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Former Central Michigan WR Titus Davis, 27, passes away from renal medullary carcinoma

Davis, who was diagnosed in July 2020, was the first-ever player at the FBS level to score eight-plus touchdowns in all four eligible seasons.

Central Michigan v Iowa Photo by Matthew Holst/Getty Images

Central Michigan football legend Titus Davis, 27, of Wheaton, Illinois, passed away surrounded by family on Wednesday, Nov. 11, 2020.

Davis had recently been diagnosed with renal medullary carcinoma, a rare form of cancer, back in July 2020. RMC, still a relatively new disease in the medical field, currently has no cure or known cause.

Davis and his family had been traveling back-and-forth from Wheaton to Houston, Texas, to try and treat the disease, which has a high fatality rate. The family had raised over $40,000 via GoFundMe back in July, in an effort to get Titus the best treatment they could.

Davis left Mt. Pleasant as Central Michigan’s all-time leading receiver in yards (3,700) and touchdowns (37), as well as fourth in receptions (204) at the time of his graduation, and joined fellow Chippewa legends Dan LeFevour and Bryan Anderson as the only three Chippewas to ever be selected to an all-MAC team in each of their four years in Maroon and Gold.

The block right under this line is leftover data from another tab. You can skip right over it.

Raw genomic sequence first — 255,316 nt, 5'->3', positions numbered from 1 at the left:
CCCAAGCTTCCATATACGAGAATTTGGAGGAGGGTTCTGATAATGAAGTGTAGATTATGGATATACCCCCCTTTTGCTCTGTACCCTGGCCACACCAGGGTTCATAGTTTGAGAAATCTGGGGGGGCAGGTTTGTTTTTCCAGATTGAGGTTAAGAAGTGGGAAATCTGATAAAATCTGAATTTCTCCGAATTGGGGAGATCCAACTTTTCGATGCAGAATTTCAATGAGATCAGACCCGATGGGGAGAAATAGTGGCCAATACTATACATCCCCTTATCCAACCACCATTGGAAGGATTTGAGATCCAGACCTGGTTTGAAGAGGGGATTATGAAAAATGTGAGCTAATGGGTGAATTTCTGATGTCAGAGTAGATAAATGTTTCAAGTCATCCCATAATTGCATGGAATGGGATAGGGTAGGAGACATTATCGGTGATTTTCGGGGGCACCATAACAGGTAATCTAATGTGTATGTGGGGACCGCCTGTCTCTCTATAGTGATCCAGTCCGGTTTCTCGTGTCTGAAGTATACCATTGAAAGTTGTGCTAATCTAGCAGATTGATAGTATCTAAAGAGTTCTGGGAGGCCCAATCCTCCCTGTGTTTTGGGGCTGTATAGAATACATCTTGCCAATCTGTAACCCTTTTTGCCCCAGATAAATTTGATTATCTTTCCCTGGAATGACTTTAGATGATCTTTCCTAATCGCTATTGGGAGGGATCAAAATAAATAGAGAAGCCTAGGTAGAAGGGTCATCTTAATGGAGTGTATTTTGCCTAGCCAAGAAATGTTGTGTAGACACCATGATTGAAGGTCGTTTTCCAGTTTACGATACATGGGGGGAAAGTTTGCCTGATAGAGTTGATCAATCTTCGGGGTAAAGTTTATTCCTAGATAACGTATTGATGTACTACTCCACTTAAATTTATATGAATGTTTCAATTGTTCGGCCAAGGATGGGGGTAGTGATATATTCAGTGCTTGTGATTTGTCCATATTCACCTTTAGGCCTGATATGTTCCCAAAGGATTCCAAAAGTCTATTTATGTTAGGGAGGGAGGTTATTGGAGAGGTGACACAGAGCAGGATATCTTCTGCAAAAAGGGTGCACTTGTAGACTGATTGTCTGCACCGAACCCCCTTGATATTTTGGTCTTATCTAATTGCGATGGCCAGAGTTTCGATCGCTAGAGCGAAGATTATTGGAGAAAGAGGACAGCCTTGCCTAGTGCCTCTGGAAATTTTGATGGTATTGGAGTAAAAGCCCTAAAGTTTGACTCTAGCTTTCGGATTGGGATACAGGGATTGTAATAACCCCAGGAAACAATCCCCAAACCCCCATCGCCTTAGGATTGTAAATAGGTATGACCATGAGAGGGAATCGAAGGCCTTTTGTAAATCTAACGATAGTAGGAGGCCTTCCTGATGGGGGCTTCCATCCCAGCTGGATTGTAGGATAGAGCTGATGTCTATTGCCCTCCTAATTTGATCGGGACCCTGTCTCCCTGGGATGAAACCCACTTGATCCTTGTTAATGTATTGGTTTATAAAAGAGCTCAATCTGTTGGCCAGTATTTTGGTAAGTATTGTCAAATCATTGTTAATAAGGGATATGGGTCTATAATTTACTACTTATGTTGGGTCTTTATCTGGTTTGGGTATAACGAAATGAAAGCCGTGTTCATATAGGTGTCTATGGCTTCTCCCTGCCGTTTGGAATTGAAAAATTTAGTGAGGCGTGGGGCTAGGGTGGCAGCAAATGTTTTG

Davis, a freshman All-American selection by Phil Steele, also had the honor of being the first-ever player at the FBS level to catch eight touchdowns or more in his career.

Davis left his mark on the CMU program with several all-time plays on the gridiron.

Davis was a key part of the 2012 upset of the Iowa Hawkeyes, picking up five receptions, 72 yards and two touchdowns on the afternoon, including the score which would ultimately set up the game-winning on-side kick and David Harman field goal.

Perhaps his most famous moment in a Chippewa uniform was his last reception, being the ultimate receiver on the Hail Mary “Hurricane” touchdown pass that brought CMU to within one point at the end of the inaugural Bahamas Bowl in 2014. Davis had been absolutely unstoppable all day for the Chippewas, with four of his six receptions ending up in touchdowns, and 137 yards receiving.

Davis would go on to be an undrafted free agent in the 2015 NFL Draft, after nursing an arm injury in the offseason, and would sign with the then-San Diego Chargers, joining fellow Chippewa Jahleel Addae.

He would also have stints with the Buffalo Bills, New York Jets (twice) and the Chicago Bears before ultimately retiring.

Davis leaves behind two sons; and a brother, Corey, former Western Michigan Bronco recevier and current Tennessee Titan.